A couple months ago I was in a season of pure, unrelenting hustle. We were a few weeks out from Easter and we were in the middle of a massive undertaking – a brand-new set for the stage. After a few set-backs (pun intended), we were finally moving along, working to reach our goal of unveiling it by the Good Friday services. Every night during the weeks leading up to Easter, I’d head to 301 Garden to work on it with a small group of committed team members. Some nights we were gluing bricks, some nights painting, drilling, assembling massive structural pieces, staining wood – there was no shortage of random tasks we were chipping away at.
It wasn’t until one of my teammates stepped back on one of those late nights and said something that made me realize how very weird this must seem to most people. It was about midnight and almost everyone else was about to leave. I, however, wanted to stay to work on tweaking a projector that wasn’t behaving (something I would end up spending more hours doing than I’d care to admit). This teammate turned to me and said, “You are pushing HARD.” Without much hesitation I looked at him and said, “Yup.”
In that moment, there were two things wrapped up in his statement:
Was this worth it? It’s an understandable question when you see someone working so hard – is it worth less sleep just to get a projector working right? Are you sure it matters that much? Isn’t this a little crazy?
The thing was, it WAS a little crazy. But for good reason.
As a church, everything we do reflects how we feel and think about God. With the set, we wanted to go big with what we put on the stage, showing people how important God is to us. Furthermore, we wanted to get the details right. We wanted the exposed brick to remind people of being at home in Hoboken – it’s something that’s so representative of our homes here. We wanted there to be a warm, wood element that was inviting. And the screens – we wanted to draw people into a space where they could be free of distraction and open to what God would say to them throughout a service. Getting all those details and more right was the kind of attention to detail God deserves us to give to His mission.
The other piece was this:
I was straight-up hustling. I was giving everything I had to see this through. Following God doesn’t always make sense and it certainly can bring you to places you would have never come up with on your own (like building a picture frame the size of my apartment). But if there’s one thing I’ve learned it’s this: At the end of the day I might be physically exhausted, and the next steps might still be running through my head, but I’ll know that I gave everything I had that day for Christ and for people to know Him. What could be more fulfilling than that?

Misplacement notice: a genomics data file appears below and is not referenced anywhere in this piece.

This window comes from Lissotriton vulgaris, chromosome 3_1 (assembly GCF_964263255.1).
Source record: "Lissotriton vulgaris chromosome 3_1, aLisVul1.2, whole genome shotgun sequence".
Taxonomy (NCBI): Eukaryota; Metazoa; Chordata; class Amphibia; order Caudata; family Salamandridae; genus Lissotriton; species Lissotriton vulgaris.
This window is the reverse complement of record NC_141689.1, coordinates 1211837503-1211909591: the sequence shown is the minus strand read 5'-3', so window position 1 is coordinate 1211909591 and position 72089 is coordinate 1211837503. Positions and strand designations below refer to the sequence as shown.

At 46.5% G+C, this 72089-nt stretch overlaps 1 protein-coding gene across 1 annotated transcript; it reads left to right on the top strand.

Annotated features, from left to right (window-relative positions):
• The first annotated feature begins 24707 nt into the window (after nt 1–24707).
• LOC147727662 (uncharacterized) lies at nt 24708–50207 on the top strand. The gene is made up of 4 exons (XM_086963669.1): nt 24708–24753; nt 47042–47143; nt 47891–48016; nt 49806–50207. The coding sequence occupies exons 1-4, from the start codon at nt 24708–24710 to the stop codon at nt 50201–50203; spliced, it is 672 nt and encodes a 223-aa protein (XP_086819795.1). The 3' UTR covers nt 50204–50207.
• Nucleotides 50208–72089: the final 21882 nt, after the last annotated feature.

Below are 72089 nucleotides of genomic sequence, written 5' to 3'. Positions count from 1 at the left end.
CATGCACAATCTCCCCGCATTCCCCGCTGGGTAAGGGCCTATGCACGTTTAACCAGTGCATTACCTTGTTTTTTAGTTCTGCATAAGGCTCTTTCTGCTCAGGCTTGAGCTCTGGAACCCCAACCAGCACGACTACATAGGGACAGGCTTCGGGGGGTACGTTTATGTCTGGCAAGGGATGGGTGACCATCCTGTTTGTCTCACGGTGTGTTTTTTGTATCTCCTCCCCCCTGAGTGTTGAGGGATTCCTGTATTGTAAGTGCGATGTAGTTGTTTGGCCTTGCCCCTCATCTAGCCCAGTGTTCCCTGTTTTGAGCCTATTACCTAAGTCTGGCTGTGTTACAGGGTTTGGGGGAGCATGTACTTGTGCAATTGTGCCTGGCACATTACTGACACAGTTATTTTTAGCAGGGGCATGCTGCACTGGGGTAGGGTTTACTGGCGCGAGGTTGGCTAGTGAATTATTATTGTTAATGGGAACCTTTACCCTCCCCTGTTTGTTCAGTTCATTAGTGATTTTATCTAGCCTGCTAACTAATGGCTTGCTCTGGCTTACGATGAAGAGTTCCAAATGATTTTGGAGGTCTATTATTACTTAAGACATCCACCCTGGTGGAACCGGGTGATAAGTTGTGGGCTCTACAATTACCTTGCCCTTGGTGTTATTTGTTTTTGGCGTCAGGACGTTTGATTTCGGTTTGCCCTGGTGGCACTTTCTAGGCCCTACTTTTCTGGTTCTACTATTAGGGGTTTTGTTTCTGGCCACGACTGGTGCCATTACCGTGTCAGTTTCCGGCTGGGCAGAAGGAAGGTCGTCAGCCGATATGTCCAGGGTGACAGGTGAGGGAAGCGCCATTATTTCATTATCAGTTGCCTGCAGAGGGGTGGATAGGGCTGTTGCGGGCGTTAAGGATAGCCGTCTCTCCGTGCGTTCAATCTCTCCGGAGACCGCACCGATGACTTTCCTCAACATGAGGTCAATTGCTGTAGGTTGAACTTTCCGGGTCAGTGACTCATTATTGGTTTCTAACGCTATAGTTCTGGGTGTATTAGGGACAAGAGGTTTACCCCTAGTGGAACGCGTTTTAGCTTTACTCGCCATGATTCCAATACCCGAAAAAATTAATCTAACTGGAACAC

In order for all those things to happen with the set, we had to push hard to get it done. But in the back of my mind, even though I was pointing a remote at a projector trying to get it to do what I wanted at 1 in the morning, I was also thinking about the person who’s coming to church for the first time in a long time, or maybe ever. By paying this much attention to detail, we’re helping communicate how great our God is and just how much He loves people.
Now all of this is just foolishness if we’re not actually following God in it. In our part of the world, hustle is often just expected of you, or even idolized — in your job, in your family, in how you approach life. We are a high-achieving, fast-paced people, and it can be easy to get caught up in the hustle for the sake of the hustle. There are three things I believe God calls us to remember in this:
1). Do it in COMMUNITY. There’s no way I would have actually been able to keep a healthy tab on my hustle if I didn’t have people reminding me to rest up, eat healthy and spend time with God. I had a community of friends, teammates and mentors who each spoke loving truth to me in so many ways during that season. I wasn’t always successful at doing that on my own, but them pulling me back lovingly was a huge factor in my ability to continue to hustle.
2). Remember the WHY. Part of that truth my community was speaking to me was reminding me why we were doing this. Remembering the truth of what God has done for us by going to the cross, which allows us to come to Him and worship Him in so many ways. The WHY of my hustle was never far away, and it was important to keep that in my own face, so to speak.
3). Pay attention to the WHEN. Before we began the more rigorous part of our set building schedule, there was a lot of hurry up and wait. Waiting on details to be worked out, waiting for test builds to see if things worked, waiting for all sorts of things. In a lot of ways, that time was more difficult than the actual building. We wanted to get going, but knew it wasn’t time. There was even a hot second where we honestly asked God if we should wait another year to make this happen. But we prayed through it, and when the time came we jumped in with Him, ready to sweat and get ‘er done.
Hustle doesn’t have to be a bad thing and it doesn’t have to be an over-glorified thing either. How is God calling you to approach it in your life? Maybe he’s calling you to shift where your hustle is, maybe he’s calling you to get off your bum! Whatever it is for you, remember to do it WITH Him.
Dana is the Arts Director at Hoboken Grace.